Tracking Tim Gent’s 10-year journey to a confident, new phase

Listen to the audio profile of Tim Gent

There’s a saying in the music industry that Nashville is a ten-year town. That generalization applies to the perseverance it takes to make it onto a familiar Music Row career path. Tim Gent, on the other hand, has spent the last decade working out his own professional model for hip-hop.

A scrappy, lo-fi YouTube video from 2012 shows a crew of three teenaged rappers surrounded by a crowd of their peers in Clarksville. The most hyperactive figure is a 19-year-old Gent. He hurtles into his verse, only to abandon it midway and start chanting and chopping his arm in the air like a hype man. 

“We had just made a song the night before and we decide to perform it,” he recalls. “And I forgot the words when I was on stage. It was a moment that I vowed I would never go back to that place again.”

He made good on that, moving on to more confident performances, to greater lyrical dexterity, and to this West Nashville condo that he shares with his fiancé and fellow artist Jamiah.

“The sun sets on the west so we can always see a real beautiful sunset and everything like that,” gesturing toward the balcony window as he gives his interviewer a brief tour.

On the kitchen counter, Gent proudly points out, is a picture of his seven-year-old son from a previous relationship: “It’s his soccer photo. It’s his first time playing soccer. That’s my guy right there.”

Gent settles on the living room couch, and from where he sits, reflects back on the Clarksville Nights mixtape that brought him his first regional recognition in 2015.

“I was laser focused on attempting to catapult my career forward,” he says. “I knew that my son was about to be born and I was working at a call center.”

When Gent wasn’t on the clock, he was recording furiously in his bedroom. There was already promising style and precision to many of his flows, enough that he occasionally revisits those cadences for inspiration. “But I know that I wasn’t that comfortable with my voice,” he clarifies. “I hated my voice back then, actually, and I was just always working to figure it out.”

That process accelerated when he moved to Nashville and started hanging out with singers, not only Jamiah, but his roommate at the time, Bryant Taylorr, and their friend Lauren McClinton, along with instrumentalist and producer A.B. Eastwood. They formed a collective, and Gent started focusing more on melody. On his 2020 project, In Every Fall, that took a thoroughly broody form.

“I feel like that tape expresses a melancholy era of my life,” he says. “My younger brothers were getting into some trouble and things like that. My mom’s home had been shot up, you know, policemen raided my mom’s crib. I was dealing with a lot of things with my family and a lot of personal things and balancing living in the city and spending time with my son and learning how to just manage relationships.”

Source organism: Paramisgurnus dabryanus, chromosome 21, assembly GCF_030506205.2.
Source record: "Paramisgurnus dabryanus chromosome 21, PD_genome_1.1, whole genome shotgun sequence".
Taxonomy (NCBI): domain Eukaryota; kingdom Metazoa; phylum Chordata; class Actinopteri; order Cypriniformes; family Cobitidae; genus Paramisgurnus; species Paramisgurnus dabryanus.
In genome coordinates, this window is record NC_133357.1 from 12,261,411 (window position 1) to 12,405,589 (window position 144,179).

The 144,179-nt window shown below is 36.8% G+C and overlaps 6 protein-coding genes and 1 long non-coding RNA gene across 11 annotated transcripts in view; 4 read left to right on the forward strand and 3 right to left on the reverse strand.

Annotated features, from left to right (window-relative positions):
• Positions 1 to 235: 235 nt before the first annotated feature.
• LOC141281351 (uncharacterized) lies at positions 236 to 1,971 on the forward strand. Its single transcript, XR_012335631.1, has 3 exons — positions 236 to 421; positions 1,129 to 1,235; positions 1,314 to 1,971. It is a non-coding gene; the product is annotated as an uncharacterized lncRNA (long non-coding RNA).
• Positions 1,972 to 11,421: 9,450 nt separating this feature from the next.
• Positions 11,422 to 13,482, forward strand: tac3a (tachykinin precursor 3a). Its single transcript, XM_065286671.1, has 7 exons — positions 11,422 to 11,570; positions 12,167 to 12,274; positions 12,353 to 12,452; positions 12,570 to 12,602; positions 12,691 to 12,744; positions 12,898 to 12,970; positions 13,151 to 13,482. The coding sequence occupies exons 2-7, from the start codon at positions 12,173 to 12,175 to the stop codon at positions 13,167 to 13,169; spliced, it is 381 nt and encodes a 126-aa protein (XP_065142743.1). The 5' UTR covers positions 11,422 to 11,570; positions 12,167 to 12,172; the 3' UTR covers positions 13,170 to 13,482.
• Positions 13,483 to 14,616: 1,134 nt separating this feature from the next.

That same year, Gent and Bryant Taylorr each landed publishing deals with Prescription Songs, and trade publications covered the milestone: “They were saying that, with me specifically, I was one of the first hip-hop artists signed on Music Row.”

Jamiah has witnessed, and encouraged, a world of growth since Gent nearly skipped his first official co-writing session out of nervousness. “He really didn’t know what he was doing at all, because it was so pop,” she says, joining the conversation from a loveseat. “And I love pop. I consider myself an R&B-pop artist, so I feel like I’m a pro at this. I’m like, ‘Okay, these are pop melodies. You’ve got to make a catchy hook. This is the format of a pop song.’ So it’s been cool to see him become, like, a genius at it.”

When Gent was invited to attend a songwriting camp hosted at a mansion by media mogul Issa Rae’s company last year, his contributions made it into Rae’s comedy series “Rap Sh**.” “I almost turn into somewhat of a composer,” he explains of his approach to such sessions. “I’m not writing sheet music or anything like that. But I’m just placing things, a producer, if you will. I always work to make a lasting impression in the room, so that network can continue to expand and the respect can expand.”

Gent’s bringing those sharpened skills to his own music. He’s about to reintroduce his artistic range to listeners, and flaunt how much he’s expanded it over the years, with a string of new singles, beginning with “Get Down.” 

“I was just introduced to someone by one of my homies,” he says, “and they were like, ‘Yo, this is Tim Gent. If you ever want to just relax and sit back, you can play his music.'” Gent gives a knowing chuckle: “I was just like, ‘That’s not really a good representation of what I got going on right now.”